One of the most captivating photographs preserved in the Doris Duke Charitable Foundation Historical Archives depicts Doris Duke shopping for chests in the courtyard of a Damascene home in 1938. Taking this image as a starting point, this presentation traces the history of Duke's encounters with Syria from 1938, the year of her visit to Damascus, to 1955, the year that an 'ajami room retrofitted for Shangri La was shipped to Honolulu. Specifically, it examines the mosaic of personalities responsible for the creation of the Damascus Room (collector, dealer, restorer) while further explaining the curatorial choices made in the preparation of the interior for public opening. Finally, this presentation will contextualize Duke's interest in Damascene interiors - both the Damascus Room and the Syrian Room (acquired in the late 1970s) - within larger patterns of twentieth century collecting. At a moment when the inclusion of an historic Syrian interior is becoming increasingly desirable for musuem collections of Islamic art, Shangri La's two examples become ever more relevant to the study of the field's historiography.

From Damascus to Honolulu: How Context and Environment Shape Conservation Decisions

Speaker: Mary McGinn, Paintings Conservator and Adjunct Associate Professor, Winterthur/University of Delaware

Following Shangri La's 2004 symposium, Preserving a Sense of Awe: The History and Conservation of Interiors from Ottoman Damascus, Professor Richard Wolbers initiated a fruitful collaboration between the Winterthur/University of Delaware Program in Art Conservation (WUDPAC) and the Doris Duke Foundation for Islamic Art. Since 2005, Shangri La has hosted twelve WUDPAC students for summer internships. Over the course of three summers, the graduate students documented, assessed and treated the Damascus Room. After two more summers, one of the Syrian Rooms is near completion and the collaboration continues with two interns this summer who will begin work on the smaller Syrian Room. This paper will review the work of the students and faculty on both the Damascus Room and the Syrian Room: condition assessments, technical findings, archival research, digital documentation, treatment methodologies and results. The author will focus on how the transplantation of these complex artifacts from their semi-arid place of origin in the Middle East to the humid environment of the Oahu shore affected their condition, and ultimately, expectations for their presentation and preservation. Decisions about treatment materials and methodologies were based not just on the nature of the original materials, but were influenced by previous restoration campaigns, Doris Duke's vision and the realities of Shangri La's unique museum environment. The paper will also highlight the comprehensive documentation, using Adobe Illustrator, which allows DDFIA to continue monitoring the rooms for condition changes.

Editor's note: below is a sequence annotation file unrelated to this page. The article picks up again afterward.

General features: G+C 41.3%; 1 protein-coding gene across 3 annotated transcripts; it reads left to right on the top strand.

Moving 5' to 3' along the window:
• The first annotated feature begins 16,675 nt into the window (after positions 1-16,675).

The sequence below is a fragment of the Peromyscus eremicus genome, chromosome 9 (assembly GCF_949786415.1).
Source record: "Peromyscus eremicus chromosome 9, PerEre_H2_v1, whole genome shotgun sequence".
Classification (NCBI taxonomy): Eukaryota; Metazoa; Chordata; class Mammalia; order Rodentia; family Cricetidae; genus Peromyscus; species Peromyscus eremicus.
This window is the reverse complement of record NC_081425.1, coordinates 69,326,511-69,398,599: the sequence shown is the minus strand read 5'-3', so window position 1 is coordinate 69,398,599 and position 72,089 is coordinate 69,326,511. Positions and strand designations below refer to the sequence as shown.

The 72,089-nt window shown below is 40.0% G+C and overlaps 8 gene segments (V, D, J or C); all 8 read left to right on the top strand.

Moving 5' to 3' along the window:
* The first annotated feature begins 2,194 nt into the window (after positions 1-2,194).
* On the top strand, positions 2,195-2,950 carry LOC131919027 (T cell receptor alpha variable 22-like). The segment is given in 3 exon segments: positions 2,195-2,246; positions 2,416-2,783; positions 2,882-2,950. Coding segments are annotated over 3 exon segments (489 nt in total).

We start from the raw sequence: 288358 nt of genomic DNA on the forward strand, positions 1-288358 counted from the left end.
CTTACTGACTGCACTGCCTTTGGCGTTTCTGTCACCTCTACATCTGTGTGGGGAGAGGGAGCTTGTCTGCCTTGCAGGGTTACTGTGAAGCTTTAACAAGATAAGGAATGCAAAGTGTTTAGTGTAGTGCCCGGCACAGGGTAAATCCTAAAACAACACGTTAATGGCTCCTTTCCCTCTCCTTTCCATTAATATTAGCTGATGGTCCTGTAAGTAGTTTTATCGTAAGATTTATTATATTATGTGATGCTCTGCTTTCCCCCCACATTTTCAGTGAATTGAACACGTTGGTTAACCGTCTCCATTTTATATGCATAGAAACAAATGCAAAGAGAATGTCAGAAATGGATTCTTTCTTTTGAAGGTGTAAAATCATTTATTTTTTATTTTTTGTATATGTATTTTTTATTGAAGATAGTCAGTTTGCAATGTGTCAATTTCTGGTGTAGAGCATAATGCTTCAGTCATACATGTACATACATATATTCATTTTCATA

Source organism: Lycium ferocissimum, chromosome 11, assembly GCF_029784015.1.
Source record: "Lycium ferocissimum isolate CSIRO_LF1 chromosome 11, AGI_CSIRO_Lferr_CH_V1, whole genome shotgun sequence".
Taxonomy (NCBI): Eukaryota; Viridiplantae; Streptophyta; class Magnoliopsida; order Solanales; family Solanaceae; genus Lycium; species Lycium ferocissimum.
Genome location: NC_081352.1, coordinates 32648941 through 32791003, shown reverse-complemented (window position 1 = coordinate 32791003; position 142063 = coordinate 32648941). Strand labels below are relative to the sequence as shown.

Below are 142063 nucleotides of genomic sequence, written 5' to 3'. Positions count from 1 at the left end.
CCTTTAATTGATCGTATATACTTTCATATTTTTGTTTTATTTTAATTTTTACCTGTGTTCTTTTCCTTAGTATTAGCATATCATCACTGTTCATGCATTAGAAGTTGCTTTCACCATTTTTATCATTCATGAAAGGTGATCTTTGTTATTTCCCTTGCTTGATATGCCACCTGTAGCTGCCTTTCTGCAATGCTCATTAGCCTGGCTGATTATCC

The Anatomy of Ottoman Silk Velvet: Selections from Shangri La's Damascus Room

Speaker: Ann Svenson, Textile Conservator in Private Practice

Ottoman velvet cushion covers are among a group of complex woven textiles existing in collections throughout the world, yet there is very little in topical literature that describes the highly technical accomplishments that these cloths represent. During the preparation of the Damascus Room for public opening, several Ottoman velvets in the DDFIA collection were made available for a close inspection of weave structure and fiber use. Unfortunately, all of the examined pieces were too fragile for an invasive examination whereby fibers are manipulated under the microscope. Nonetheless, digital images taken during treatment do reveal significant issues of fiber use, thread preparation and weave structure. This presentation will offer this new material for consideration and will also provide a brief overview of the conservation challenges encountered during the preparation of the velvets for display.